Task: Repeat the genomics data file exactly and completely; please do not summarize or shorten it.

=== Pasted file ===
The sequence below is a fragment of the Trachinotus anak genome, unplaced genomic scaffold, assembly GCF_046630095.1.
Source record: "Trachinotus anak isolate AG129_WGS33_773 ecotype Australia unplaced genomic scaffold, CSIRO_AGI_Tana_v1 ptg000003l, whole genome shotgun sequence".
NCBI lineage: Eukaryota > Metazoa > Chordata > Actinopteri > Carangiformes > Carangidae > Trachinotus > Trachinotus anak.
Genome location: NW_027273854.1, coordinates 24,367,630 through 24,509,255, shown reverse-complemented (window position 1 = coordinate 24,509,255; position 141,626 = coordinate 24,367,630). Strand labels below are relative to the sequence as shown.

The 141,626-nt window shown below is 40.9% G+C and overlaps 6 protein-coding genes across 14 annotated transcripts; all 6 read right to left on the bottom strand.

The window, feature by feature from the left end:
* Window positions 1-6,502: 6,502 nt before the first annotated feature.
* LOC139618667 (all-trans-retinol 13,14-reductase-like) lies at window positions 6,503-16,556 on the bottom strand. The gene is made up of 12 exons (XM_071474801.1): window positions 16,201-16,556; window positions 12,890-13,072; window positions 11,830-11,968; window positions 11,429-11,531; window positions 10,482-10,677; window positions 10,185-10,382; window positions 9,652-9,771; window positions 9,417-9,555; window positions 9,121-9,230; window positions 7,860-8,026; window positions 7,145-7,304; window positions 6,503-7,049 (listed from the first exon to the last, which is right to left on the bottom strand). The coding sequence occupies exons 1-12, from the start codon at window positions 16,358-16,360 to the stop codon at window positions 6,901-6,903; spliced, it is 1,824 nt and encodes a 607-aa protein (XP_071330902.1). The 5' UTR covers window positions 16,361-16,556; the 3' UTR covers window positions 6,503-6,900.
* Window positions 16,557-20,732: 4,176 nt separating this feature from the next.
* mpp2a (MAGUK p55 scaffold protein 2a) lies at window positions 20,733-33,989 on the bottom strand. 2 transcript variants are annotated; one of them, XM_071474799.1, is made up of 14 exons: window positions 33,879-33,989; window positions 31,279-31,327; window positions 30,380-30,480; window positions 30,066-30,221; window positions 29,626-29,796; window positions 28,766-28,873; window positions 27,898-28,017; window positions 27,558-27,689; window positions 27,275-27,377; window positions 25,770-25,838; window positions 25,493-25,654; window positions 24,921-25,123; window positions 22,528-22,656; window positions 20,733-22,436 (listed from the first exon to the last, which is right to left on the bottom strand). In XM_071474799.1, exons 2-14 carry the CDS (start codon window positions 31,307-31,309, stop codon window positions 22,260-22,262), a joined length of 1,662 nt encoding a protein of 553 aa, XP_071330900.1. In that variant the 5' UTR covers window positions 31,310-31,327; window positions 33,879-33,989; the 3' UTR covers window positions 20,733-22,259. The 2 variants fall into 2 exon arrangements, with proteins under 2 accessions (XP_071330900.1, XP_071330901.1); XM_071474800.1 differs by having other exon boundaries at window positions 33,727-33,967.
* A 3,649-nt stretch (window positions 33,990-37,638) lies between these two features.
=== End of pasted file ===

The sequence below is a fragment of the Trachinotus anak genome, unplaced genomic scaffold, assembly GCF_046630095.1.
Source record: "Trachinotus anak isolate AG129_WGS33_773 ecotype Australia unplaced genomic scaffold, CSIRO_AGI_Tana_v1 ptg000003l, whole genome shotgun sequence".
NCBI lineage: Eukaryota > Metazoa > Chordata > Actinopteri > Carangiformes > Carangidae > Trachinotus > Trachinotus anak.
Genome location: NW_027273854.1, coordinates 24,367,630 through 24,509,255, shown reverse-complemented (window position 1 = coordinate 24,509,255; position 141,626 = coordinate 24,367,630). Strand labels below are relative to the sequence as shown.

The 141,626-nt window shown below is 40.9% G+C and overlaps 6 protein-coding genes across 14 annotated transcripts; all 6 read right to left on the bottom strand.

The window, feature by feature from the left end:
* Window positions 1-6,502: 6,502 nt before the first annotated feature.
* LOC139618667 (all-trans-retinol 13,14-reductase-like) lies at window positions 6,503-16,556 on the bottom strand. The gene is made up of 12 exons (XM_071474801.1): window positions 16,201-16,556; window positions 12,890-13,072; window positions 11,830-11,968; window positions 11,429-11,531; window positions 10,482-10,677; window positions 10,185-10,382; window positions 9,652-9,771; window positions 9,417-9,555; window positions 9,121-9,230; window positions 7,860-8,026; window positions 7,145-7,304; window positions 6,503-7,049 (listed from the first exon to the last, which is right to left on the bottom strand). The coding sequence occupies exons 1-12, from the start codon at window positions 16,358-16,360 to the stop codon at window positions 6,901-6,903; spliced, it is 1,824 nt and encodes a 607-aa protein (XP_071330902.1). The 5' UTR covers window positions 16,361-16,556; the 3' UTR covers window positions 6,503-6,900.
* Window positions 16,557-20,732: 4,176 nt separating this feature from the next.
* mpp2a (MAGUK p55 scaffold protein 2a) lies at window positions 20,733-33,989 on the bottom strand. 2 transcript variants are annotated; one of them, XM_071474799.1, is made up of 14 exons: window positions 33,879-33,989; window positions 31,279-31,327; window positions 30,380-30,480; window positions 30,066-30,221; window positions 29,626-29,796; window positions 28,766-28,873; window positions 27,898-28,017; window positions 27,558-27,689; window positions 27,275-27,377; window positions 25,770-25,838; window positions 25,493-25,654; window positions 24,921-25,123; window positions 22,528-22,656; window positions 20,733-22,436 (listed from the first exon to the last, which is right to left on the bottom strand). In XM_071474799.1, exons 2-14 carry the CDS (start codon window positions 31,307-31,309, stop codon window positions 22,260-22,262), a joined length of 1,662 nt encoding a protein of 553 aa, XP_071330900.1. In that variant the 5' UTR covers window positions 31,310-31,327; window positions 33,879-33,989; the 3' UTR covers window positions 20,733-22,259. The 2 variants fall into 2 exon arrangements, with proteins under 2 accessions (XP_071330900.1, XP_071330901.1); XM_071474800.1 differs by having other exon boundaries at window positions 33,727-33,967.
* A 3,649-nt stretch (window positions 33,990-37,638) lies between these two features.